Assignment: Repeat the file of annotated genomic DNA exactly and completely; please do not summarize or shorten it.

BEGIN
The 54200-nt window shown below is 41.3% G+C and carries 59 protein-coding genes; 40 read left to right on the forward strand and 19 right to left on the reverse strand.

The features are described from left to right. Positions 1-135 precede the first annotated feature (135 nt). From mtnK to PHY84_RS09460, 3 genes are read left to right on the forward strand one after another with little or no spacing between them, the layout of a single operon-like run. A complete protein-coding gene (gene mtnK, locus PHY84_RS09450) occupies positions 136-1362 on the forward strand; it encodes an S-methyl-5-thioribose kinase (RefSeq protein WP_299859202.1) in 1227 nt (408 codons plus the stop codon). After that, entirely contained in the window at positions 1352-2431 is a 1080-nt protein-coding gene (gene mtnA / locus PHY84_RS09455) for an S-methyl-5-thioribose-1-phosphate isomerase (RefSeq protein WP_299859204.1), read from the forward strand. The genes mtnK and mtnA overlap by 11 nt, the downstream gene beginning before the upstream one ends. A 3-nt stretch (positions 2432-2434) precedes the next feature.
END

The 54200-nt window shown below is 41.3% G+C and carries 59 protein-coding genes; 40 read left to right on the forward strand and 19 right to left on the reverse strand.

The features are described from left to right. Positions 1-135 precede the first annotated feature (135 nt). From mtnK to PHY84_RS09460, 3 genes are read left to right on the forward strand one after another with little or no spacing between them, the layout of a single operon-like run. A complete protein-coding gene (gene mtnK, locus PHY84_RS09450) occupies positions 136-1362 on the forward strand; it encodes an S-methyl-5-thioribose kinase (RefSeq protein WP_299859202.1) in 1227 nt (408 codons plus the stop codon). After that, entirely contained in the window at positions 1352-2431 is a 1080-nt protein-coding gene (gene mtnA / locus PHY84_RS09455) for an S-methyl-5-thioribose-1-phosphate isomerase (RefSeq protein WP_299859204.1), read from the forward strand. The genes mtnK and mtnA overlap by 11 nt, the downstream gene beginning before the upstream one ends. A 3-nt stretch (positions 2432-2434) precedes the next feature.